5 May 2014
20 August 2013
@klaasvaak, Hi, I moved your post here. I hope you enjoy the rest of the conversation in this thread related to Wonderwall Music. Hopefully someone will have an answer to your question.
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5 May 2014
8 November 2012
I went to the screening and Q&A of Wonderwall last night at the Grammy Museum. Free tickets were given away through George's FB (which is how I got them) and Breakfast with the Beatles, so I suspected that not a lot of tickets were sold. Not surprising, as it's an awful movie, so the less said about that the better (as someone put it, much like Magical Mystery Tour, at some point in the 60s, drugs fueled an attitude that experimentation was more important than narrative).
I was mostly interested in the discussion afterward between the museum's executive director Bob Santelli and journalist David Wild. David talked a little about the film and some themes that appear, such as the use of green, and drew analogies between the main character's obsessiveness and today's internet culture. He also mentioned how the main actor looked like an older version of George, and we all smiled and nodded and recognition (I thought in particular he looks like a cross between an older George and Ringo).
Most of the conversation focused on what George's participation in the project reveals about him as a mysterious subject who continues to fascinate; it's hard to wrap one's head around the fact that he did Electronic Sound and this soundtrack at the time that he was stockpiling songs for his soon-to-come masterpiece All Things Must Pass. Wild shared a couple of stories about meeting George at a Christmas part at Tom Petty's house, during which Wild gave Petty a Beatle-related gift as his Secret Santa, leading George to quip, "Ah, The Fabs. I remember them." He also told us that he was a consultant on Scorsese's documentary, and met him along with Olivia and Dhani at their LA home. Scorsese very first question was, "What's your take on George?" No pressure there. Wild had an interesting theory about how George, having the most normal/healthy childhood, didn't embrace celebrity the way the others had, and moved on more quickly past it. So he was always searching for more, and never stayed stuck in a stage for too long, and one simple example of this was the fact he moved on from playing sitar and didn't really touch it much after the 60s. And as he was explaining this to Scorsese, Dhani jumped in and said, "Yes! That is my dad!"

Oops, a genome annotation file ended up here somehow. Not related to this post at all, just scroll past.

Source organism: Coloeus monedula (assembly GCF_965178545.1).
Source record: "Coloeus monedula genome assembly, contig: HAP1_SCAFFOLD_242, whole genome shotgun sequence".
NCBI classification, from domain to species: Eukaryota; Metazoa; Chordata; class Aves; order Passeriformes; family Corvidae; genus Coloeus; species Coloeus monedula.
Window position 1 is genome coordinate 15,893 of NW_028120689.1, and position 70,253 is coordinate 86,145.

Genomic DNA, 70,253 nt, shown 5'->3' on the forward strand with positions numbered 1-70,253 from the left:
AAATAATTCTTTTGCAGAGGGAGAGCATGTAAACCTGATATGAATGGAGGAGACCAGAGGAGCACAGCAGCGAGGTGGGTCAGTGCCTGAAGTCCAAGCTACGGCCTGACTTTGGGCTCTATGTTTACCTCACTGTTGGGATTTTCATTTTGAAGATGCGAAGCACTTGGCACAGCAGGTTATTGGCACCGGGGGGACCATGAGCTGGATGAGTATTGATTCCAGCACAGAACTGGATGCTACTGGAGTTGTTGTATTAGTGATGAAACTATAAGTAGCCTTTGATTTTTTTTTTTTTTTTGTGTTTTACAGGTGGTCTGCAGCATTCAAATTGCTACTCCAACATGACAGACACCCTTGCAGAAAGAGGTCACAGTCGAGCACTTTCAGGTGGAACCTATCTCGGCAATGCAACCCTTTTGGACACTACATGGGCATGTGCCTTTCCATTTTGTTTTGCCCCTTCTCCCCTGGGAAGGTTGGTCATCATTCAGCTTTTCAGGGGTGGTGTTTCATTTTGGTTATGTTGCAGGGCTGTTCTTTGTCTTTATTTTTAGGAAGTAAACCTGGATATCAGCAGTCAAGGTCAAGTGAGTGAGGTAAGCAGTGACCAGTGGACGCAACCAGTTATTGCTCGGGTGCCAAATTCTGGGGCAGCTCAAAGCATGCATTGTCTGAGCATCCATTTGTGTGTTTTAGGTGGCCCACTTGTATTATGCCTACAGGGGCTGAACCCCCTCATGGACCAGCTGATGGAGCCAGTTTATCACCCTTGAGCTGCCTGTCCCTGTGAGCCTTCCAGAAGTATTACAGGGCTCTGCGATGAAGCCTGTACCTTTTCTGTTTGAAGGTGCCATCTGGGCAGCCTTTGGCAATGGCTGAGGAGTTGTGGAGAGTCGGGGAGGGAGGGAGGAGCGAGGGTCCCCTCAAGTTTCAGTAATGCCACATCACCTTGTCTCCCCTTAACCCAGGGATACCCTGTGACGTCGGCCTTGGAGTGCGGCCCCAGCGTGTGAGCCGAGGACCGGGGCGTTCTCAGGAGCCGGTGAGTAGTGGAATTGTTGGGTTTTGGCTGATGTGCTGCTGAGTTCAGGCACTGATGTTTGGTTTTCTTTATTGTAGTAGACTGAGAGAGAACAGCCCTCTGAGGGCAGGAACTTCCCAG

The Q&A was brief since the movie's on the longish side. I was a bit hesitant to ask my question, as I thought the answer might be obvious. But curiously, it stumped both men. I asked if George was doing the singing/chanting at the end of the film (and apparently the version on the new DVD is different from the original), and they weren't sure. Anyone have insight into this?
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